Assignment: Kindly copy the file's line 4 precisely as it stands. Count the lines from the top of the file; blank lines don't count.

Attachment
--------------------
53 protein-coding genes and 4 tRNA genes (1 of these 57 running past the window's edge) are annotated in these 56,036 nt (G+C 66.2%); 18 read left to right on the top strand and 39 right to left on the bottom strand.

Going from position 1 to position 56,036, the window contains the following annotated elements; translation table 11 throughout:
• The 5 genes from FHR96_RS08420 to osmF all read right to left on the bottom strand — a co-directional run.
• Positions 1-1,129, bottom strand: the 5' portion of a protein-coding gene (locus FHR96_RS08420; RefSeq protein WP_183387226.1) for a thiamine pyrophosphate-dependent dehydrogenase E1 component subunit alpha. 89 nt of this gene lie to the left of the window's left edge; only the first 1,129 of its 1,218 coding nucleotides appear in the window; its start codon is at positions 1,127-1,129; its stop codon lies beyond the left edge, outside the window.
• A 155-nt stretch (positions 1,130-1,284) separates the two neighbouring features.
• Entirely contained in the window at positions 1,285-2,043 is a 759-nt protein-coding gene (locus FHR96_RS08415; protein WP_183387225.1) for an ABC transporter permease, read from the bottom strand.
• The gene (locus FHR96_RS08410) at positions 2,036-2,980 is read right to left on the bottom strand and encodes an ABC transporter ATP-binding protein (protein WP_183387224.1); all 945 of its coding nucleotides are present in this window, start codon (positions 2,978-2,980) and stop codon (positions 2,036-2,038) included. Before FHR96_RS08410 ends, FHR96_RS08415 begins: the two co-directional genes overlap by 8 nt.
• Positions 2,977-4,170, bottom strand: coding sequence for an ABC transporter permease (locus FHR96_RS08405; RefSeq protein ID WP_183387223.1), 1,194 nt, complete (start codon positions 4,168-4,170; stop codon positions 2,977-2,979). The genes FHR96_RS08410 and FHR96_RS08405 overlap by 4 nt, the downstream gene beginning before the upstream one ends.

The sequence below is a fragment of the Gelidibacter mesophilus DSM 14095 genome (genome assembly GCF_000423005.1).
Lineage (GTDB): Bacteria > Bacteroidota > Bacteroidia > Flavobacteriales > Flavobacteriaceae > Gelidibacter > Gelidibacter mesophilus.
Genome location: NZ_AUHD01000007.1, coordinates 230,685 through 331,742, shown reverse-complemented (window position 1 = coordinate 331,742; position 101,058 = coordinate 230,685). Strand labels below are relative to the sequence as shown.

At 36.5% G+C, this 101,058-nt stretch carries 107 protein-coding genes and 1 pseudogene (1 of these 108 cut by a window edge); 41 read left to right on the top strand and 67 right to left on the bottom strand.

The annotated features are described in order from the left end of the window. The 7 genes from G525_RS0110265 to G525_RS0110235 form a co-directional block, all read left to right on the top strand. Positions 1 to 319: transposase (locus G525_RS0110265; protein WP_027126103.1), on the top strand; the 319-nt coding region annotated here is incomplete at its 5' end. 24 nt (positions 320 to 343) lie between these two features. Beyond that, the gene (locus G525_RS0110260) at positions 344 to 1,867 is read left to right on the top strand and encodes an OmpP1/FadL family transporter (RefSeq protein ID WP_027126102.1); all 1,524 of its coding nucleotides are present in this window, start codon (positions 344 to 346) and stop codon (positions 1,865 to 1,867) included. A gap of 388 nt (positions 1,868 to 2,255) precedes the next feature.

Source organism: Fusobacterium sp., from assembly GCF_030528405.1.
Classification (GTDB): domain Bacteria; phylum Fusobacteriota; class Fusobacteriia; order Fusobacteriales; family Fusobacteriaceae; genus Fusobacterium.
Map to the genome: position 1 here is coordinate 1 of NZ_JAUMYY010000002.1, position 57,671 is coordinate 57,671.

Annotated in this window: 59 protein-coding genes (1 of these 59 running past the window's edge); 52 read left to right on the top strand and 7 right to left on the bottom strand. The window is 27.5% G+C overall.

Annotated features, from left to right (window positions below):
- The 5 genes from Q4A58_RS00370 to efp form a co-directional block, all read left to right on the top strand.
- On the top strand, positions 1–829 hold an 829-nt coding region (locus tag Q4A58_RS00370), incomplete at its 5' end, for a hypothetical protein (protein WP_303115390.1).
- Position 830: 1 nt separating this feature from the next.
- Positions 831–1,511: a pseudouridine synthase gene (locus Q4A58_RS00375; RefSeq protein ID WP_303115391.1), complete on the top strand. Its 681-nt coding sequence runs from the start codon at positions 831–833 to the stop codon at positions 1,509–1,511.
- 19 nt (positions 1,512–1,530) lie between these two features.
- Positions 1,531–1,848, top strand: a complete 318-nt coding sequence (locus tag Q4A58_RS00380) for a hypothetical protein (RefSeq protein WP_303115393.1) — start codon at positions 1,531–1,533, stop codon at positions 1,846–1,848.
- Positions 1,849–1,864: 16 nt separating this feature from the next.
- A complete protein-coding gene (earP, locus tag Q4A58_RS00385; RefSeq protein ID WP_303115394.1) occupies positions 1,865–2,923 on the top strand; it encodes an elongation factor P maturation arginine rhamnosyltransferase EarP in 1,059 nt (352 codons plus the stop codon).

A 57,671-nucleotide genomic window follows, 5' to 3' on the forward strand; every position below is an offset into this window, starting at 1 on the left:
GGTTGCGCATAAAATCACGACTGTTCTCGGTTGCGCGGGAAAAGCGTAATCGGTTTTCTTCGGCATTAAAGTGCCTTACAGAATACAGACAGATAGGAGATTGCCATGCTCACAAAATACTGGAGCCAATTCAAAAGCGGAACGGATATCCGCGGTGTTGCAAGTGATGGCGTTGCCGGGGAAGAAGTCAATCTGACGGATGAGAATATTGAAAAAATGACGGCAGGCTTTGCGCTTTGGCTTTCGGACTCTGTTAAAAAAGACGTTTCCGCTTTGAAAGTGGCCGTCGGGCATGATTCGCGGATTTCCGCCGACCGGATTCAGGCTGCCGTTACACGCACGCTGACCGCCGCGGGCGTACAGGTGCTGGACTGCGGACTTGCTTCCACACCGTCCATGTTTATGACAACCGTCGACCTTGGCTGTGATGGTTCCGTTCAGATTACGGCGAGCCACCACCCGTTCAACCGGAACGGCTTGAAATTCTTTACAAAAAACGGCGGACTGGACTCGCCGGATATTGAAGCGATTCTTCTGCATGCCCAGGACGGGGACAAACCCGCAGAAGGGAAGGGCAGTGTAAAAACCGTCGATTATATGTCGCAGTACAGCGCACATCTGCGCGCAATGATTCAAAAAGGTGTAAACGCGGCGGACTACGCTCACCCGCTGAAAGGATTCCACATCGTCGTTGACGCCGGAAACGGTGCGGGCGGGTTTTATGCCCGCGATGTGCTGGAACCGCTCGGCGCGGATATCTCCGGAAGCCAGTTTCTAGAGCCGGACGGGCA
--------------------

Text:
• Positions 1-1,129, bottom strand: the 5' portion of a protein-coding gene (locus FHR96_RS08420; RefSeq protein WP_183387226.1) for a thiamine pyrophosphate-dependent dehydrogenase E1 component subunit alpha. 89 nt of this gene lie to the left of the window's left edge; only the first 1,129 of its 1,218 coding nucleotides appear in the window; its start codon is at positions 1,127-1,129; its stop codon lies beyond the left edge, outside the window.